Strict RWS monad.
Inspired by the paper *Functional Programming with Overloading and Higher-Order Polymorphism*, Mark P Jones (http://web.cecs.pdx.edu/~mpj/) Advanced School of Functional Programming, 1995.

Strict state monads.
This module is inspired by the paper *Functional Programming with Overloading and Higher-Order Polymorphism*, Mark P Jones (http://web.cecs.pdx.edu/~mpj/) Advanced School of Functional Programming, 1995.

A monad transformer that combines ReaderT, WriterT and StateT. This version is strict; for a lazy version, see Control.Monad.Trans.RWS.Lazy, which has the same interface.

Strict state monads, passing an updatable state through a computation. See below for examples.
In this version, sequencing of computations is strict. For a lazy version, see Control.Monad.Trans.State.Lazy, which has the same interface.
Some computations may not require the full power of state transformers:
* For a read-only state, see Control.Monad.Trans.Reader.
* To accumulate a value without using it on the way, see Control.Monad.Trans.Writer.

The strict WriterT monad transformer, which adds collection of outputs (such as a count or string output) to a given monad.
This version builds its output strictly; for a lazy version, see Control.Monad.Trans.Writer.Lazy, which has the same interface.
This monad transformer provides only limited access to the output during the computation. For more general access, use Control.Monad.Trans.State instead.

Strict writer monads.
Inspired by the paper *Functional Programming with Overloading and Higher-Order Polymorphism*, Mark P Jones (http://web.cecs.pdx.edu/~mpj/pubs/springschool.html) Advanced School of Functional Programming, 1995.

An efficient implementation of maps from integer keys to values (dictionaries).
API of this module is strict in both the keys and the values. If you need value-lazy maps, use Data.IntMap.Lazy instead. The IntMap type itself is shared between the lazy and strict modules, meaning that the same IntMap value can be passed to functions in both modules (although that is rarely needed).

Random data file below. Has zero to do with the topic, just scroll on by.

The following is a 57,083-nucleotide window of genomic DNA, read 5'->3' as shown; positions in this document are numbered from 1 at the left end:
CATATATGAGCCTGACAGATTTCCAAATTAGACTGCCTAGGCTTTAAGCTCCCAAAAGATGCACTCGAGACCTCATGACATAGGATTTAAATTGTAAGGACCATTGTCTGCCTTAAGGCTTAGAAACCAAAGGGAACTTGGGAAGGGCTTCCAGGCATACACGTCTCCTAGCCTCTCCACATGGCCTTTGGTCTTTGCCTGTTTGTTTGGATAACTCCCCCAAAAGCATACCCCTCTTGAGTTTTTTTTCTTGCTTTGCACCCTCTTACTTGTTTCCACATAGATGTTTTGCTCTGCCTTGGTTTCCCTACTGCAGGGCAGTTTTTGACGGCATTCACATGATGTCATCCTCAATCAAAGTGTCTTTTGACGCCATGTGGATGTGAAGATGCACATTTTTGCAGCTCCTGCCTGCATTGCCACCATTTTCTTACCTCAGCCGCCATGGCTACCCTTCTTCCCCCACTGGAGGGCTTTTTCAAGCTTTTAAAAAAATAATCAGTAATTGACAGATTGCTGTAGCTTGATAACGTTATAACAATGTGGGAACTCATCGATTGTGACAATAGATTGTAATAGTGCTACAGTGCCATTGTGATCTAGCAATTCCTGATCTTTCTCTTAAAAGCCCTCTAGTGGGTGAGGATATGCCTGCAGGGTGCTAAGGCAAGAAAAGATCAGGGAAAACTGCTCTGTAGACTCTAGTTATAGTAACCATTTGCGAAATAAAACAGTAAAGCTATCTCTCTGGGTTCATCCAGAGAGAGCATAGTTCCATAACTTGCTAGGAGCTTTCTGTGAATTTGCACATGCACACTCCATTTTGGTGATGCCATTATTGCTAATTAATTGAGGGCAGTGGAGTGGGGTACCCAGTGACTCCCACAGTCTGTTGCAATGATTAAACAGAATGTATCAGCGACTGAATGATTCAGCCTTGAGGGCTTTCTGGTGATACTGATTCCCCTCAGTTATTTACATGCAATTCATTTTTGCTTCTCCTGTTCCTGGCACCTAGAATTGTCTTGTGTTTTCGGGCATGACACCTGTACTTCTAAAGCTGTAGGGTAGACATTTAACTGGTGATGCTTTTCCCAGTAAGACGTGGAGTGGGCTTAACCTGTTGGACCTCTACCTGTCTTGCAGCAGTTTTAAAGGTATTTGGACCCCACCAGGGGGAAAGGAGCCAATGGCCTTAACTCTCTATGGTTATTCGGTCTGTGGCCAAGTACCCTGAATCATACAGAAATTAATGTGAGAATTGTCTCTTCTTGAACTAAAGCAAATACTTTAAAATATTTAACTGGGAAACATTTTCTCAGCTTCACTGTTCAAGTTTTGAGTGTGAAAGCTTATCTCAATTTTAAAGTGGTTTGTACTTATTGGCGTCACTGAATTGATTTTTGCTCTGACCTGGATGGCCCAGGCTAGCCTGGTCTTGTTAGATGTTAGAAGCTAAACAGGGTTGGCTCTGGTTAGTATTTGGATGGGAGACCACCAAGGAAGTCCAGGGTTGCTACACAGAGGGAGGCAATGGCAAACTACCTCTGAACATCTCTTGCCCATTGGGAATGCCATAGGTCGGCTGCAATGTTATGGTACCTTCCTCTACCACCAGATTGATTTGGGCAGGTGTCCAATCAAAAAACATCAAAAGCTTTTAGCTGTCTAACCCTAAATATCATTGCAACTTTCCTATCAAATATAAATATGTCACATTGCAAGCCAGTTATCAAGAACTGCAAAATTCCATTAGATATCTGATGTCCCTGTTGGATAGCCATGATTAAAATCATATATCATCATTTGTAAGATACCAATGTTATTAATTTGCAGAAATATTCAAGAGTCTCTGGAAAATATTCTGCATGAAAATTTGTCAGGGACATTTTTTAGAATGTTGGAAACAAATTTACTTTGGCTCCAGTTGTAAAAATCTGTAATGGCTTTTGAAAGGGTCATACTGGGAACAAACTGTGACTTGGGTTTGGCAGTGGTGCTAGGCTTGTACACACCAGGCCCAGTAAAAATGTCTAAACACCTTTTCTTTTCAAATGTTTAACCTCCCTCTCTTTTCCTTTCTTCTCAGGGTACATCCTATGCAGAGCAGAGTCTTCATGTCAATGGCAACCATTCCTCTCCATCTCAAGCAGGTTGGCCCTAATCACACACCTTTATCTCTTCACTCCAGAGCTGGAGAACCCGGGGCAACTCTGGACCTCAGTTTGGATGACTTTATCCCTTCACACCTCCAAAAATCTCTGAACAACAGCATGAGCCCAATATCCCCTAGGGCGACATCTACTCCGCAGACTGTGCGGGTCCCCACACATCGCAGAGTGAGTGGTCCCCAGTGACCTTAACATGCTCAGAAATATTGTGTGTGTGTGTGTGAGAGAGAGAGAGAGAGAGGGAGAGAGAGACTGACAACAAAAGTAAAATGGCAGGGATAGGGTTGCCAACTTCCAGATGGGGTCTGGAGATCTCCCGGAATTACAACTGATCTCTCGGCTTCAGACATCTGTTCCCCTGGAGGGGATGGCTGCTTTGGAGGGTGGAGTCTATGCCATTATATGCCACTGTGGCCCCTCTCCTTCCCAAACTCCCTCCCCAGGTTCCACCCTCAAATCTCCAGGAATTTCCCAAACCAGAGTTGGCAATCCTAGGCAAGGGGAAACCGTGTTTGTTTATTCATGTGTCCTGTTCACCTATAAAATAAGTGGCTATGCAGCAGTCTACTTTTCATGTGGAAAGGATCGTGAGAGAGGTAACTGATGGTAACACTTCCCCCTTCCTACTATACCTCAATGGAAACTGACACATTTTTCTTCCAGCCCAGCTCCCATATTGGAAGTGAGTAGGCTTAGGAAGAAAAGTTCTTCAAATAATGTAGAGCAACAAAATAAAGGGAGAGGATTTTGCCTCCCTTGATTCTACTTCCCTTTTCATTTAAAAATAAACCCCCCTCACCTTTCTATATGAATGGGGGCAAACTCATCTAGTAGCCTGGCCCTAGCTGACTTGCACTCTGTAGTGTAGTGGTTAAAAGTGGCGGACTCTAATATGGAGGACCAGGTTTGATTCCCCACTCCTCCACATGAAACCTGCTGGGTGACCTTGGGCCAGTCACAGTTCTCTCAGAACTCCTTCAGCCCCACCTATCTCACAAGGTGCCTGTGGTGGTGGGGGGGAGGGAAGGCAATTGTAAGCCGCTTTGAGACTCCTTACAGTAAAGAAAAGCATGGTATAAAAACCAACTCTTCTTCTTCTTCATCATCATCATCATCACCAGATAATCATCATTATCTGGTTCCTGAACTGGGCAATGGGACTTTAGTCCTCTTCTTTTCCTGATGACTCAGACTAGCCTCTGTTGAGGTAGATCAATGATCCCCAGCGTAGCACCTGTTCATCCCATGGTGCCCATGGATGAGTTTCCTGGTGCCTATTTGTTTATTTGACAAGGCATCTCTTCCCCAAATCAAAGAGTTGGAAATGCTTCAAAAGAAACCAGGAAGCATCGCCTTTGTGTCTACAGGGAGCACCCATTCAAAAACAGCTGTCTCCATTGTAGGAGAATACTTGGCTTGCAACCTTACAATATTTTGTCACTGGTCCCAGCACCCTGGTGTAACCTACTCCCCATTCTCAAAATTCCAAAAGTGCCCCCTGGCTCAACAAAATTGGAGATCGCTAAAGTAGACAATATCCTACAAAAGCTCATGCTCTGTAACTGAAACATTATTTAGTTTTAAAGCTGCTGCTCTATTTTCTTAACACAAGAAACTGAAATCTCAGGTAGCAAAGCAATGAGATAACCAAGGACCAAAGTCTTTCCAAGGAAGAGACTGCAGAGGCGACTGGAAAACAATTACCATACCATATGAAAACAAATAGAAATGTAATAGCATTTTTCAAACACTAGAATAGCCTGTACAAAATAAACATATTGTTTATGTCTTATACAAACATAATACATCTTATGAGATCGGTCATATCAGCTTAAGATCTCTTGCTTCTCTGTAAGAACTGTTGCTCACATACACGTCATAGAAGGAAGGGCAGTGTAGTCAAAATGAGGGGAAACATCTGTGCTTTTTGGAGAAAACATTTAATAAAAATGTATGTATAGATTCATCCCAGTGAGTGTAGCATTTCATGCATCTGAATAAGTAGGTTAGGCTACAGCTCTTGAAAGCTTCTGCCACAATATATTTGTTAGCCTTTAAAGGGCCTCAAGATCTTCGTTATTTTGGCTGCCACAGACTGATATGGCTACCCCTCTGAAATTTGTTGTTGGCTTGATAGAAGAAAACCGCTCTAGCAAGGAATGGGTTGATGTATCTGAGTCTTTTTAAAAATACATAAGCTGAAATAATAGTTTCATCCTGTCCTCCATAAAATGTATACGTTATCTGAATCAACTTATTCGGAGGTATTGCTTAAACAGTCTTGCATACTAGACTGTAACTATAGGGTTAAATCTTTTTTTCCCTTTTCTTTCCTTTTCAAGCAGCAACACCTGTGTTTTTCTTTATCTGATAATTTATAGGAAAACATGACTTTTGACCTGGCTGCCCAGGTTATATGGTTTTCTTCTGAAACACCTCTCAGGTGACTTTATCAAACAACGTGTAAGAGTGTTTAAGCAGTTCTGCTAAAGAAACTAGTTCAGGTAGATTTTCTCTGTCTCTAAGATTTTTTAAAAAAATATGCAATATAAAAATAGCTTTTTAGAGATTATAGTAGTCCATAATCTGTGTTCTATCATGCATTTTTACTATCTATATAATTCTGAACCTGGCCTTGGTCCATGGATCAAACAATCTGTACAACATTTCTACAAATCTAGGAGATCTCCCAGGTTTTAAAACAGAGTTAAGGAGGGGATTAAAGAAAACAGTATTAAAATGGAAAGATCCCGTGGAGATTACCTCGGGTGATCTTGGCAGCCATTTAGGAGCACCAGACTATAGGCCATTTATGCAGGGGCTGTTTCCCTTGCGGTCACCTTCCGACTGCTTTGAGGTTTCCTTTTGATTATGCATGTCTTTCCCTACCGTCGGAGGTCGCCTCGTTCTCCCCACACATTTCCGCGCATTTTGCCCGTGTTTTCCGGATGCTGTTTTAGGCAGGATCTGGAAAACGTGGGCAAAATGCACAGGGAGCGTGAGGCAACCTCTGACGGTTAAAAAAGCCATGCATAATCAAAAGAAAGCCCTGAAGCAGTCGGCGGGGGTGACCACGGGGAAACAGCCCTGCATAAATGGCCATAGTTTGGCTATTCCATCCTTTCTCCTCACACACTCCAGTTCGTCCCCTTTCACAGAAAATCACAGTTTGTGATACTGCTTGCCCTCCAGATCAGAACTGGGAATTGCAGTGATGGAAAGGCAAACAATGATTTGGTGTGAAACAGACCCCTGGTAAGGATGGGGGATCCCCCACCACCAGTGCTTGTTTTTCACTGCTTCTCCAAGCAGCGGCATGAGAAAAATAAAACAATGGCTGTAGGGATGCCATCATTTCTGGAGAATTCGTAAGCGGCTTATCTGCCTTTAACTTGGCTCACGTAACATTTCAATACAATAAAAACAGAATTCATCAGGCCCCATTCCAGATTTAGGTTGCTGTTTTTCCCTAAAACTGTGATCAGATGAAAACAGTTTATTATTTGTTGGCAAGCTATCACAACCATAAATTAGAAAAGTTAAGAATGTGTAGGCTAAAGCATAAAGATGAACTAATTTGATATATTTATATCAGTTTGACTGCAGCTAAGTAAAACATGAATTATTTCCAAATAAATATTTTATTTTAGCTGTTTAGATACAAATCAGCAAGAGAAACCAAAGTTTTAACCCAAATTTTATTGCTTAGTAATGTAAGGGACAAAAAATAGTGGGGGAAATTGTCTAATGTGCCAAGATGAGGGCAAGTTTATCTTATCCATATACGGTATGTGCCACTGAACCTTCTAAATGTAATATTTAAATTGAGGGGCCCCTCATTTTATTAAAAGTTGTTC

These modules are intended to be imported qualified, to avoid name clashes with Prelude functions, e.g.
> import Data.IntMap.Strict (IntMap)
> import qualified Data.IntMap.Strict as IntMap
The implementation is based on *big-endian patricia trees*. This data structure performs especially well on binary operations like union and intersection. However, my benchmarks show that it is also (much) faster on insertions and deletions when compared to a generic size-balanced map implementation (see Data.Map).
* Chris Okasaki and Andy Gill, "*Fast Mergeable Integer Maps*", Workshop on ML, September 1998, pages 77-86, http://citeseer.ist.psu.edu/okasaki98fast.html
* D.R. Morrison, "/PATRICIA -- Practical Algorithm To Retrieve Information Coded In Alphanumeric/", Journal of the ACM, 15(4), October 1968, pages 514-534.
Operation comments contain the operation time complexity in the Big-O notation http://en.wikipedia.org/wiki/Big_O_notation. Many operations have a worst-case complexity of *O(min(n,W))*. This means that the operation can become linear in the number of elements with a maximum of *W* -- the number of bits in an Int (32 or 64).
Be aware that the Functor, Traversable and Data instances are the same as for the Data.IntMap.Lazy module, so if they are used on strict maps, the resulting maps will be lazy.

An efficient implementation of ordered maps from keys to values (dictionaries).
API of this module is strict in both the keys and the values. If you need value-lazy maps, use Data.Map.Lazy instead. The Map type is shared between the lazy and strict modules, meaning that the same Map value can be passed to functions in both modules (although that is rarely needed).
These modules are intended to be imported qualified, to avoid name clashes with Prelude functions, e.g.
> import qualified Data.Map.Strict as Map
The implementation of Map is based on *size balanced* binary trees (or trees of *bounded balance*) as described by:
* Stephen Adams, "*Efficient sets: a balancing act*", Journal of Functional Programming 3(4):553-562, October 1993, http://www.swiss.ai.mit.edu/~adams/BB/.
* J. Nievergelt and E.M. Reingold, "*Binary search trees of bounded balance*", SIAM journal of computing 2(1), March 1973.
Note that the implementation is *left-biased* -- the elements of a first argument are always preferred to the second, for example in union or insert.
Operation comments contain the operation time complexity in the Big-O notation (http://en.wikipedia.org/wiki/Big_O_notation).
Be aware that the Functor, Traversable and Data instances are the same as for the Data.Map.Lazy module, so if they are used on strict maps, the resulting maps will be lazy.

Produces XHTML 1.0 Strict.

strictBufferOp is the BufferOp definition over ByteStrings, the non-lazy kind.

Throw a UnicodeException if decoding fails.

Throw a UnicodeException if encoding fails.

Check the invariant strictly.